In fact, it is only a question if you happen to be a slave to the idiosyncrasies of corporate dining etiquette. It is one of the burdens to bear when climbing the greasy pole.
I am sitting in The Square in Mayfair enjoying one of the finest lunches of the year when my attention is diverted from the rather lovely breads to the next table.
Here, there are six businessmen, all suited, some booted, some devilishly modish in open-necked shirts.
The fashion of dispensing with ties shows no sign of going away. It is the senior manager’s way of saying: “I am confident in my abilities. I am inclusive. I’m actually borderline creative. And I don’t mind if you do see my chest hair. I had it waxed a few weeks ago and, yes, it’s grown back, but I don’t care. I’m happy with body hair…”
Back at Table Gekko, there is that disconcerting, highly embarrassing moment just after the waiter presents the menus. Everyone quietly flicks through the pages and tries not to engage in conversation. The traditional game of executive menu poker has started. Eyes down.
Everyone is thinking: “Bloody Nora. We’ve come to a two bleedin’ Michelin star swag palace. We might as well go for it. If you can’t get nicely oiled at The Square, what really is the point…?”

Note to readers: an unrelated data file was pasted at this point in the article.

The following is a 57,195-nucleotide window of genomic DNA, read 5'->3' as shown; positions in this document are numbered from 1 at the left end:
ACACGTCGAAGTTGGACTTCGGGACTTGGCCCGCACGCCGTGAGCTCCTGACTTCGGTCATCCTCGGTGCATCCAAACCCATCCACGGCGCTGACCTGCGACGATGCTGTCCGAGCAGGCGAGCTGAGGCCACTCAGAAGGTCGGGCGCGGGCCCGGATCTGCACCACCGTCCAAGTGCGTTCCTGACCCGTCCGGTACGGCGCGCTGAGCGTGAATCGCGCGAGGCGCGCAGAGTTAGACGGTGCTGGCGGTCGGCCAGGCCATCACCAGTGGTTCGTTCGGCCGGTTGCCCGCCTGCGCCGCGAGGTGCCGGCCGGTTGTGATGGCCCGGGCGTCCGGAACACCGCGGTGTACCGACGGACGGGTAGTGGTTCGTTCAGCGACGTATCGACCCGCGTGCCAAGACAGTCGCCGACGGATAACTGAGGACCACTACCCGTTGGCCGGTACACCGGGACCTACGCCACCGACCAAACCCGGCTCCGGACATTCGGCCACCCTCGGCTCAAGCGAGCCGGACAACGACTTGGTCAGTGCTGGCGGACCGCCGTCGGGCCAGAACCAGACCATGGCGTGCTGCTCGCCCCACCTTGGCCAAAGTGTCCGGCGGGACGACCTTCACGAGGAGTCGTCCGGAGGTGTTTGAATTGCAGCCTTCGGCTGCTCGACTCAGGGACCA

But the chaps are also thinking: “Is it grabbing, a bit needy, like you don’t get out much, to go for Champers and the à la carte?
“Can the host afford it? Hang on, who is the bloody host? Who the hell is paying? It’d better not be me.
“I know we said we’d meet for lunch but no one actually presented a formal invite. I know I didn’t. So are we going Dutch?
“I know I can afford the à la carte because I am an insanely rich banker, but Jeremy’s been struggling since the bottom fell out of the gourmet Spam market…”
Eventually, of course, someone has the balls to say that the pigeon with truffles, starfish fillets and unicorn jus looks stunning and everyone else breathes a sigh of relief, does a fist pump under the table, and says: “Yes, the à la carte looks splendid today.”
Boozing, though, remains a minefield in corporate dining circles. It’s kind of okay to get stoked in the evening but lunch is another country.
If you don’t have wine, it suggests you are a lush. If you do have wine, it suggests you are a lush.
On the basis that you can’t win either way, I’d always recommend getting mildy hammered. This explains why I am writing a restaurant blog and not milking it in the City.
Inevitably, the six gents agree that they will drink… water. Water! With a fantastic gastronomic lunch. Unbelieveable. Not even a snifter.
I had intended not to drink, because I’m meant to be spending less. But I was so depressed by the sight of the pinstriped Methodists that I did the honourable thing and ordered a glass of house Champagne. Cheers, suckers.
Because I don’t get out half as much as I’d like, and half as much as people think, this was my first visit to The Square. It’s only been here, in Bruton Street, for 22 years. Blimey, what have I been missing?
I had been warned it was a little formal and businessy. Excellent: just my sort of place for a treat. No sliders. No Peruvian smoked gnats. No pickled popcorn.
In fact, I didn’t find it that formal. Smart, yes. Not arsey though. When I asked for tap water, chilled, rather than bottled nonsense, there was not a raised eyebrow from the waiter.